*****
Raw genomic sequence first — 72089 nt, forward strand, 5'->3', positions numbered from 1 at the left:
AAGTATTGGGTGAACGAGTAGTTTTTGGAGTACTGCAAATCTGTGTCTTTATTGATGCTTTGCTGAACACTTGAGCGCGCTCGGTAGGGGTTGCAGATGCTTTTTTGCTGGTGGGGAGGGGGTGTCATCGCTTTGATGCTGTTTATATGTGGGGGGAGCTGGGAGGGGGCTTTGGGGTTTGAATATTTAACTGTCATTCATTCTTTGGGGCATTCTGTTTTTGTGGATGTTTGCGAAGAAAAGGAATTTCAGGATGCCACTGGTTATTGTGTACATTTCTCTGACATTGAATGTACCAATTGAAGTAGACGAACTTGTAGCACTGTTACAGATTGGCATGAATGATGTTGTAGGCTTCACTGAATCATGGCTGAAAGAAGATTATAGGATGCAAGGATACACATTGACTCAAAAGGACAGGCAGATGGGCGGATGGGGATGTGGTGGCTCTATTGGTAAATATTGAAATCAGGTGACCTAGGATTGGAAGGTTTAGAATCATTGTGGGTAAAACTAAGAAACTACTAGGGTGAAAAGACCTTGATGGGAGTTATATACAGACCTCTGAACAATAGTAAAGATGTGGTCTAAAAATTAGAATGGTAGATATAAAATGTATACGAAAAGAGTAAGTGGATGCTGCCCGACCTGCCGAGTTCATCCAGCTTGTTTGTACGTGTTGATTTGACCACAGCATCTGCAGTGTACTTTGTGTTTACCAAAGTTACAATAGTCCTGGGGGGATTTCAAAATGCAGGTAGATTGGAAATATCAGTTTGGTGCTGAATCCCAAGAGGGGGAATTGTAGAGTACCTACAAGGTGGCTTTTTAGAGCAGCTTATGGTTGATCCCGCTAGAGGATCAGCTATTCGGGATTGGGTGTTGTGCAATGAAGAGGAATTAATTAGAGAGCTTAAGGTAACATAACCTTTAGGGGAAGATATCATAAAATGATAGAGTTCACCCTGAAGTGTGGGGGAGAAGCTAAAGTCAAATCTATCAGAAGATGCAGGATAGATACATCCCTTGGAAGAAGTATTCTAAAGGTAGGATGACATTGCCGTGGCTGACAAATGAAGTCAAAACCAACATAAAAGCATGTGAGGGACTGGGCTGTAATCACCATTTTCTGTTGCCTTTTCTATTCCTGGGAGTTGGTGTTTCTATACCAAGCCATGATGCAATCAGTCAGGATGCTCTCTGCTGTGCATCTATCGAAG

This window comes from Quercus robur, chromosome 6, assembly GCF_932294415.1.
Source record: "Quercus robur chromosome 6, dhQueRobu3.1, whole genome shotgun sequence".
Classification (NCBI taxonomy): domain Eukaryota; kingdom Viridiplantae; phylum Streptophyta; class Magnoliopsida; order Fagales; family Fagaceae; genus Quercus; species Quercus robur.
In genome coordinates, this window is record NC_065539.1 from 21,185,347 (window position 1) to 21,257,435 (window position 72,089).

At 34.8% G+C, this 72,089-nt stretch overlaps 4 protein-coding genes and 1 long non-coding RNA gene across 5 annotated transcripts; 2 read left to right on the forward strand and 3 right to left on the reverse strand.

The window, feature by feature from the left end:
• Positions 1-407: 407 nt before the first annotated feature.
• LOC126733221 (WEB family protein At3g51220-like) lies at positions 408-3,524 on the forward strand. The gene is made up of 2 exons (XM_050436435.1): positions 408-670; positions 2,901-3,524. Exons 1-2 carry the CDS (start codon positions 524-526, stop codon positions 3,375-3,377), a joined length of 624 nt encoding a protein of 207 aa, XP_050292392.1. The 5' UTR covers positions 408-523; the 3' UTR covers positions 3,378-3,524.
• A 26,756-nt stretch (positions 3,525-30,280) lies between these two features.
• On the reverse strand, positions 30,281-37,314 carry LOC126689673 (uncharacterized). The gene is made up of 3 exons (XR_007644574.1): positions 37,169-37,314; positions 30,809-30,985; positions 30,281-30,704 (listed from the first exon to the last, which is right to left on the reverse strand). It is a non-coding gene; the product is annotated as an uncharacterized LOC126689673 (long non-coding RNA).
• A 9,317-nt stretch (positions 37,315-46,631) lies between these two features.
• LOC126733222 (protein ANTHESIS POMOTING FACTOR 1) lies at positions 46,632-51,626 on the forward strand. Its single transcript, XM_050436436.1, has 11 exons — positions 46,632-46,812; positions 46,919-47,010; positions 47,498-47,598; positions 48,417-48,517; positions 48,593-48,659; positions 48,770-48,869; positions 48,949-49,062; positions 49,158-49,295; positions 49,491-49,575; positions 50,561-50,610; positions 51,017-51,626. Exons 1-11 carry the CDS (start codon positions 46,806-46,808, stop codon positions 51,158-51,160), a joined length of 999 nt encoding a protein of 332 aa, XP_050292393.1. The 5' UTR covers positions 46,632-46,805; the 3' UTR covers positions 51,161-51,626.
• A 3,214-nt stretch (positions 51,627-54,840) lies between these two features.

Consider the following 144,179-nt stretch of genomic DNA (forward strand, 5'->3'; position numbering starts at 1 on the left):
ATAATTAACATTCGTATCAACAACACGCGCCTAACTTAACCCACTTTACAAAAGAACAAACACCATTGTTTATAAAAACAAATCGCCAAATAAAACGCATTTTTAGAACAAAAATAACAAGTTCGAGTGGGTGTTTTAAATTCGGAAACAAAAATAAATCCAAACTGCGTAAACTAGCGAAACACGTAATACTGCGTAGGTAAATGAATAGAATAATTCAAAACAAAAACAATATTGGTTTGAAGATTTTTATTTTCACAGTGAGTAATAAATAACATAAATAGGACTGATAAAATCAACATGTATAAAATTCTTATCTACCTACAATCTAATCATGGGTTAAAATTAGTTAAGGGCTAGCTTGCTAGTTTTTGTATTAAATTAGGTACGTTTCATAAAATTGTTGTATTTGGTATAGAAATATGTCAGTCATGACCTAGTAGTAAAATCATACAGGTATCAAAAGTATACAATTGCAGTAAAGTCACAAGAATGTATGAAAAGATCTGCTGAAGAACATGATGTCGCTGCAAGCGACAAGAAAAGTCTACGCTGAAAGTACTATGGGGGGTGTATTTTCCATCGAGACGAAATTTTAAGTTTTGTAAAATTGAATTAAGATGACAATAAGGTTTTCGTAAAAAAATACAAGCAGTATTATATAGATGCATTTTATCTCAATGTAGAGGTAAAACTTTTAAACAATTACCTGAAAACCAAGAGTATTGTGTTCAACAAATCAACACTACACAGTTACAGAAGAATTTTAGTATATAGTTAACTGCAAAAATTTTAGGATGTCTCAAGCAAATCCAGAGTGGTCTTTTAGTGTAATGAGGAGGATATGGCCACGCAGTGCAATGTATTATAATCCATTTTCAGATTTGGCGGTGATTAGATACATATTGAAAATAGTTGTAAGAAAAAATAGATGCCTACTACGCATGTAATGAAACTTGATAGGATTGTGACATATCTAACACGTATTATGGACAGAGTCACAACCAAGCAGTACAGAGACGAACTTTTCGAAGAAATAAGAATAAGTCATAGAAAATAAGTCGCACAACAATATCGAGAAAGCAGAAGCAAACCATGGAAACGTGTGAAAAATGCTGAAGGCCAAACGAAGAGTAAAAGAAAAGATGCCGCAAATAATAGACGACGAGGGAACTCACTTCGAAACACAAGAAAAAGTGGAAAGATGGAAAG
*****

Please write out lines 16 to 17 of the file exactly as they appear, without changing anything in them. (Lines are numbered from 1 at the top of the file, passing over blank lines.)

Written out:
Consider the following 144,179-nt stretch of genomic DNA (forward strand, 5'->3'; position numbering starts at 1 on the left):
ATAATTAACATTCGTATCAACAACACGCGCCTAACTTAACCCACTTTACAAAAGAACAAACACCATTGTTTATAAAAACAAATCGCCAAATAAAACGCATTTTTAGAACAAAAATAACAAGTTCGAGTGGGTGTTTTAAATTCGGAAACAAAAATAAATCCAAACTGCGTAAACTAGCGAAACACGTAATACTGCGTAGGTAAATGAATAGAATAATTCAAAACAAAAACAATATTGGTTTGAAGATTTTTATTTTCACAGTGAGTAATAAATAACATAAATAGGACTGATAAAATCAACATGTATAAAATTCTTATCTACCTACAATCTAATCATGGGTTAAAATTAGTTAAGGGCTAGCTTGCTAGTTTTTGTATTAAATTAGGTACGTTTCATAAAATTGTTGTATTTGGTATAGAAATATGTCAGTCATGACCTAGTAGTAAAATCATACAGGTATCAAAAGTATACAATTGCAGTAAAGTCACAAGAATGTATGAAAAGATCTGCTGAAGAACATGATGTCGCTGCAAGCGACAAGAAAAGTCTACGCTGAAAGTACTATGGGGGGTGTATTTTCCATCGAGACGAAATTTTAAGTTTTGTAAAATTGAATTAAGATGACAATAAGGTTTTCGTAAAAAAATACAAGCAGTATTATATAGATGCATTTTATCTCAATGTAGAGGTAAAACTTTTAAACAATTACCTGAAAACCAAGAGTATTGTGTTCAACAAATCAACACTACACAGTTACAGAAGAATTTTAGTATATAGTTAACTGCAAAAATTTTAGGATGTCTCAAGCAAATCCAGAGTGGTCTTTTAGTGTAATGAGGAGGATATGGCCACGCAGTGCAATGTATTATAATCCATTTTCAGATTTGGCGGTGATTAGATACATATTGAAAATAGTTGTAAGAAAAAATAGATGCCTACTACGCATGTAATGAAACTTGATAGGATTGTGACATATCTAACACGTATTATGGACAGAGTCACAACCAAGCAGTACAGAGACGAACTTTTCGAAGAAATAAGAATAAGTCATAGAAAATAAGTCGCACAACAATATCGAGAAAGCAGAAGCAAACCATGGAAACGTGTGAAAAATGCTGAAGGCCAAACGAAGAGTAAAAGAAAAGATGCCGCAAATAATAGACGACGAGGGAACTCACTTCGAAACACAAGAAAAAGTGGAAAGATGGAAAG